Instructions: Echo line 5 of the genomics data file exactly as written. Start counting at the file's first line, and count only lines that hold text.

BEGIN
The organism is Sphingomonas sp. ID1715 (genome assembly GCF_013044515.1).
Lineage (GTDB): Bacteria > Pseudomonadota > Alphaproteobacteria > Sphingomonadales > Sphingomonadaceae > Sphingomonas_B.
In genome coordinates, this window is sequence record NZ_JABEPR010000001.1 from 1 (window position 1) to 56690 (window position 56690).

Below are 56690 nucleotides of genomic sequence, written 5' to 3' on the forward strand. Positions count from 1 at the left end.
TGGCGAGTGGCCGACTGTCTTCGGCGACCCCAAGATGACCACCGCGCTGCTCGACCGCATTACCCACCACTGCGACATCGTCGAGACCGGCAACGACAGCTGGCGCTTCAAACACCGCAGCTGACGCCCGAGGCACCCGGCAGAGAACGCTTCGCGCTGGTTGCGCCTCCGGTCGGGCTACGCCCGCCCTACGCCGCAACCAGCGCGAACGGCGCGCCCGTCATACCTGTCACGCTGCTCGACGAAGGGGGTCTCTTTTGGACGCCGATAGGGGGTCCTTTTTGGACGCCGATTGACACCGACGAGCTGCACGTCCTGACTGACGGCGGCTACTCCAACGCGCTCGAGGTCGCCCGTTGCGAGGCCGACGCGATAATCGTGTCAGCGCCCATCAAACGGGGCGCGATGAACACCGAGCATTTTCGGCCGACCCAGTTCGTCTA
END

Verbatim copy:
TGGCGAGTGGCCGACTGTCTTCGGCGACCCCAAGATGACCACCGCGCTGCTCGACCGCATTACCCACCACTGCGACATCGTCGAGACCGGCAACGACAGCTGGCGCTTCAAACACCGCAGCTGACGCCCGAGGCACCCGGCAGAGAACGCTTCGCGCTGGTTGCGCCTCCGGTCGGGCTACGCCCGCCCTACGCCGCAACCAGCGCGAACGGCGCGCCCGTCATACCTGTCACGCTGCTCGACGAAGGGGGTCTCTTTTGGACGCCGATAGGGGGTCCTTTTTGGACGCCGATTGACACCGACGAGCTGCACGTCCTGACTGACGGCGGCTACTCCAACGCGCTCGAGGTCGCCCGTTGCGAGGCCGACGCGATAATCGTGTCAGCGCCCATCAAACGGGGCGCGATGAACACCGAGCATTTTCGGCCGACCCAGTTCGTCTA